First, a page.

Peeper scoop

Quickly, within weeks, we will again be in that time when the deciduous leaves of our area will be either dull, dead or gone. There are, however, still strips of autumnal leaf pageantry available for those who’d like to gawk one more time at the bold yellow/gold transition of the Great Basin.

Granted, there just isn’t that much in the way of large, ooh-ahhing, eyeball-mangling grandeur that takes place in this part of the world. Yes, the aspen groves of Highway 395, in that high, majestically scenic zone between Bridgeport and Bishop, put on a dependable and noteworthy annual show, and by now, most fall foliage enthusiasts in the Reno-Tahoe-Carson zombiplex are hip to the excellent quakie scene found every September and October in Hope Valley off Highway 88. But those are pretty much kaput for this year; “past peak” as it says on all the Internet foliage maps.

That means it’s time for leaf-peepers to bring it down below 5,000 feet. And there’s one royal display awaiting you on Alternate 95, about 10 miles south of Silver Springs on the way to Yerington. That’s where you’ll drive directly into the Great Cottonwood Forest of the Carson River, a thick stand of grand old trees currently doing their best to make the cover of somebody’s Sunday travel supplement.

When it comes to turning yellow, yellow orange, and that ultra-intense Cheeto-dust orange, the quaking aspen is one of the undisputed autumnal kings of North American trees. When it comes to firin’ up pure yellow, though, the stately Fremont Cottonwood doesn’t back off one eentsy teentsy angstrom to the snooty little quakie.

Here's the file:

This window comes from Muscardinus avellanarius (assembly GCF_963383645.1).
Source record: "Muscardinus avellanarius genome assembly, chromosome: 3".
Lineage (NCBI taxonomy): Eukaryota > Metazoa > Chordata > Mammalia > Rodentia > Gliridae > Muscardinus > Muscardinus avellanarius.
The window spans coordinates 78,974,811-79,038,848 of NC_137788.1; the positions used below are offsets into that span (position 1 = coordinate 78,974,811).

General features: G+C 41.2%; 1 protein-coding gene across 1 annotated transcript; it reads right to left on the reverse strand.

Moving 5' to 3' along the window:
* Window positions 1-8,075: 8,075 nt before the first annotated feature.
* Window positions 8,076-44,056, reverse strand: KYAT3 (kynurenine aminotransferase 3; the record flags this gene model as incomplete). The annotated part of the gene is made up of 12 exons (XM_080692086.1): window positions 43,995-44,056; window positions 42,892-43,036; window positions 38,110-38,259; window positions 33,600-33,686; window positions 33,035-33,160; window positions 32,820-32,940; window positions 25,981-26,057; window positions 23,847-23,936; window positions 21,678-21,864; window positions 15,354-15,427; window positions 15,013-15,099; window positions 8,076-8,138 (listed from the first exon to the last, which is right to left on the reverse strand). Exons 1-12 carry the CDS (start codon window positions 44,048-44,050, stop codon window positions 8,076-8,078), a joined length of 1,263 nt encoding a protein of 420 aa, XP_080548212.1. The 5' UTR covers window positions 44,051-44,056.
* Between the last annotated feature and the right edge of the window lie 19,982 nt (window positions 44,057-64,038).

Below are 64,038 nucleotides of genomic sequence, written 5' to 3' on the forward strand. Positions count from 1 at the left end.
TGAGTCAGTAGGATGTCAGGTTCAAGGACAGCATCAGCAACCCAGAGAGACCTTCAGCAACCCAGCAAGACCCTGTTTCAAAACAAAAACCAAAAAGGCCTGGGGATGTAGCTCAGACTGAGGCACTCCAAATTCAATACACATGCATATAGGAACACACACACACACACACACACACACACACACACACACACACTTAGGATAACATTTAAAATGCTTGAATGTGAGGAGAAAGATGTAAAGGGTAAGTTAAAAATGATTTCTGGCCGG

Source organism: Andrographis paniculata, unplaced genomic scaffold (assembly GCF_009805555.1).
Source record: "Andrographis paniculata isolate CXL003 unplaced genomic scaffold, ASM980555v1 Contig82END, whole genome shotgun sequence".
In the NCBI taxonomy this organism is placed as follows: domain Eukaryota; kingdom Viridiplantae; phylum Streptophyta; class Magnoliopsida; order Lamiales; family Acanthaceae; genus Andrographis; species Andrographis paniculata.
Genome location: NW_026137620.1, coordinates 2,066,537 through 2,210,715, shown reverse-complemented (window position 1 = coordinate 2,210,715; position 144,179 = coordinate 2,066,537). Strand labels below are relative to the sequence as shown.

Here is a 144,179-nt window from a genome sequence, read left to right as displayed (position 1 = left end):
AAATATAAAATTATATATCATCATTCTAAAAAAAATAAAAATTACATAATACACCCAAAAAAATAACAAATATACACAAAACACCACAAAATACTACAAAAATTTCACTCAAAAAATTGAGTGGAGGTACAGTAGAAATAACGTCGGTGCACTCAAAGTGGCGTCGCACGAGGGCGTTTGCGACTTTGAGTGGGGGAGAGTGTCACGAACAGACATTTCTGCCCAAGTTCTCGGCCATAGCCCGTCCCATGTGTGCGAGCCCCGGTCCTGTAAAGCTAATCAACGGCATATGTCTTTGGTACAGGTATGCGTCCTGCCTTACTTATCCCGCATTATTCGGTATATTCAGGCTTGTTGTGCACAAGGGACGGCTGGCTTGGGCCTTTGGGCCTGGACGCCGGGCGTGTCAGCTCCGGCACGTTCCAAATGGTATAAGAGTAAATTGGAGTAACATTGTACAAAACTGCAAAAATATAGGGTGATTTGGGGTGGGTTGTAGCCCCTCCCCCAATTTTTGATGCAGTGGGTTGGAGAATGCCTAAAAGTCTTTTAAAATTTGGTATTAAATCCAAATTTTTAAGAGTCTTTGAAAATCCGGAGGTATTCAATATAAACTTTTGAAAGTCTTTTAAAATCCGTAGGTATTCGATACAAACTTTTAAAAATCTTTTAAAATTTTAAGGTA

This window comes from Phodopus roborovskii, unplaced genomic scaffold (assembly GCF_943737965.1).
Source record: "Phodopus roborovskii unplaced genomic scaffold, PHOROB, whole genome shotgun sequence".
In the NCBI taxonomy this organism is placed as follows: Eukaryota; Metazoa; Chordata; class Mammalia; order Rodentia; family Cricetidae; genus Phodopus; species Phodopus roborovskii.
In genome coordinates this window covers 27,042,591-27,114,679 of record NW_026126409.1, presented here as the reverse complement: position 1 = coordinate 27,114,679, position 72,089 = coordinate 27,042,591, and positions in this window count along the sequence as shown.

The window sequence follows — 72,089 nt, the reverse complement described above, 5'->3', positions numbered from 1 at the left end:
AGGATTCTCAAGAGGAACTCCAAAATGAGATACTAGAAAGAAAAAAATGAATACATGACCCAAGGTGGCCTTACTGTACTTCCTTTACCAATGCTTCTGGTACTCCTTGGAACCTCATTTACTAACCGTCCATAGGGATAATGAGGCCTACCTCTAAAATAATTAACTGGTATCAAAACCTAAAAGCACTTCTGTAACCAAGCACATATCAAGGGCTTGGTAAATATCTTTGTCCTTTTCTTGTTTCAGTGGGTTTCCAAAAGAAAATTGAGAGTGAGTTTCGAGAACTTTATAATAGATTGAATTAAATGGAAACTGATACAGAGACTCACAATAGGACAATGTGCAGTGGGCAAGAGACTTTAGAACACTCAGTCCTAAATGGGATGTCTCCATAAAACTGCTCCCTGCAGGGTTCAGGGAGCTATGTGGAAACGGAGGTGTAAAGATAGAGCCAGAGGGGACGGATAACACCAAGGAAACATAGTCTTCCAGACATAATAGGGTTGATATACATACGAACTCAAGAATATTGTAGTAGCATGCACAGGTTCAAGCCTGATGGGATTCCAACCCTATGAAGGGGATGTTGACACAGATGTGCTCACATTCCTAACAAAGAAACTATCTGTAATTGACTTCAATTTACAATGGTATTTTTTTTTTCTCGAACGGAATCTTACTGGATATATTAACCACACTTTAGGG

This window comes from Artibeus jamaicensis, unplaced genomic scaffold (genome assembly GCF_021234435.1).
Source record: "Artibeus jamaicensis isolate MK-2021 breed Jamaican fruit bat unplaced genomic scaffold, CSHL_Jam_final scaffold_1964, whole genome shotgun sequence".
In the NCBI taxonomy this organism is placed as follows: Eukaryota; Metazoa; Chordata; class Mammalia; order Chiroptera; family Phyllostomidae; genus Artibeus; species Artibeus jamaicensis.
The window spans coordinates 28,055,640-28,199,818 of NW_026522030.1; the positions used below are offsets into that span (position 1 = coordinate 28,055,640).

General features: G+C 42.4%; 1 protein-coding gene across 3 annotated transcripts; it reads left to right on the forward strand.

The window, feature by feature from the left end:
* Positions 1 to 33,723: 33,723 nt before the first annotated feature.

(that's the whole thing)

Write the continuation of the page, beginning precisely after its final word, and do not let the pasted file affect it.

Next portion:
Which means that out there in those miles of river and trees that are protected as part of Fort Churchill State Park, there’s a serpentine helix of new bright yellow and still bright green proceeding ostentatiously along the Carson’s course towards Lake Lahontan. It’s very simply a quality display of fall leavery, and it’s an utterly Great Basin piece of work. No way does this scene get confused with Michigan, Tennessee or Vermont. It’s not a widely celebrated fall display, which is understandable, considering the quality of the competition in places such as those just mentioned. But that doesn’t mean Queen Basinita doesn’t have the occasional deluxe splash of color to offer those who are willing to hit the road and take a look.

What makes these regal riparian acres even more attractive is that the southern bank of the Carson is state land, meaning your land. So it’s a terrific place, if the weather maintains its superb October groove, to spend an afternoon if you’re inclined toward picnicking, reading or just lying on a blanket daydreaming on the sandy banks of the barely flowing river. I was out there last week, on Oct. 20, and there was still enough green on a lot of cottonwoods to ensure there will be a lot of big yellow out there this weekend.